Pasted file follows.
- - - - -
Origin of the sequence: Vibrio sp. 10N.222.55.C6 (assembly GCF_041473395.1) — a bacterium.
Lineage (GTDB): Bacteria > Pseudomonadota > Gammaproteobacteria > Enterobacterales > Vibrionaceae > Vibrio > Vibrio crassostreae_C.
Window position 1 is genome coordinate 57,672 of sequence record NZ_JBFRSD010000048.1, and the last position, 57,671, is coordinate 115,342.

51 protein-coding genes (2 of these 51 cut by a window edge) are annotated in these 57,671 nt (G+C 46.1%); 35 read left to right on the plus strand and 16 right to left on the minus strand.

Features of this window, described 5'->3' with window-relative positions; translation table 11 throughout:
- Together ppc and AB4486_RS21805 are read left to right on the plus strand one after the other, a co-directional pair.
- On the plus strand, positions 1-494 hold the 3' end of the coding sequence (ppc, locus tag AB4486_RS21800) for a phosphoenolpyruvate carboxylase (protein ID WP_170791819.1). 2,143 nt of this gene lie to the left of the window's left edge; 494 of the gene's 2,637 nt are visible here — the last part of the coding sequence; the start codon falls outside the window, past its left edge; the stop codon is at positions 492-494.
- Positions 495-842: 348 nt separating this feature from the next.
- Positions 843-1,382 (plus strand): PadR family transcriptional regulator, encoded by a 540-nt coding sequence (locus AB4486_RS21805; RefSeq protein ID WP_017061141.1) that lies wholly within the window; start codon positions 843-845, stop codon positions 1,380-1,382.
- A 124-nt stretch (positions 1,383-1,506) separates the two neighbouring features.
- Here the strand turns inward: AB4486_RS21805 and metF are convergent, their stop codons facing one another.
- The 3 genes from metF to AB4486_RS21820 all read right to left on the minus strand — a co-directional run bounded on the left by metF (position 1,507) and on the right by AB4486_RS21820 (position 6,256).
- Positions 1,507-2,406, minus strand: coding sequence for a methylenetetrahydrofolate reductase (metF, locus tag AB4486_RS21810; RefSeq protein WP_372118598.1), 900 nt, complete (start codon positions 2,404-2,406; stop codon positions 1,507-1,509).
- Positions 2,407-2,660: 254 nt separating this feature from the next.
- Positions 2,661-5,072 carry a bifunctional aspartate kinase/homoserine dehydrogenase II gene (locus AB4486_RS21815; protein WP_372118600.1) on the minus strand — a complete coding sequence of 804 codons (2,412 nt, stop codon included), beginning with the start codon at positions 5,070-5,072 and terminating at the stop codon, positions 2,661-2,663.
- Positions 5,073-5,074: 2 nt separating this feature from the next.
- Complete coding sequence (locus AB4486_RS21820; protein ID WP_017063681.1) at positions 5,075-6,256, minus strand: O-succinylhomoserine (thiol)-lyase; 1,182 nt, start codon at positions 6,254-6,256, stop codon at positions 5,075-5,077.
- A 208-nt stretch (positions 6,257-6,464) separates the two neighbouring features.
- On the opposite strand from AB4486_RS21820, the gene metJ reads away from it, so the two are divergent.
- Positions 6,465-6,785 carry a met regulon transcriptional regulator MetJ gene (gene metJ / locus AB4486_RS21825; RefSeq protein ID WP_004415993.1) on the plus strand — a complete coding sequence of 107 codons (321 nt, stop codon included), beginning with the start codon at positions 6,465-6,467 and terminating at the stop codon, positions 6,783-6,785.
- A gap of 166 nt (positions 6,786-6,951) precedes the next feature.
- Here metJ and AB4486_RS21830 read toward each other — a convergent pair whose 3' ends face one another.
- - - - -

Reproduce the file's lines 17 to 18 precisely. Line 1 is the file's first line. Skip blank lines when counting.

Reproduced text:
- Complete coding sequence (locus AB4486_RS21820; protein ID WP_017063681.1) at positions 5,075-6,256, minus strand: O-succinylhomoserine (thiol)-lyase; 1,182 nt, start codon at positions 6,254-6,256, stop codon at positions 5,075-5,077.
- A 208-nt stretch (positions 6,257-6,464) separates the two neighbouring features.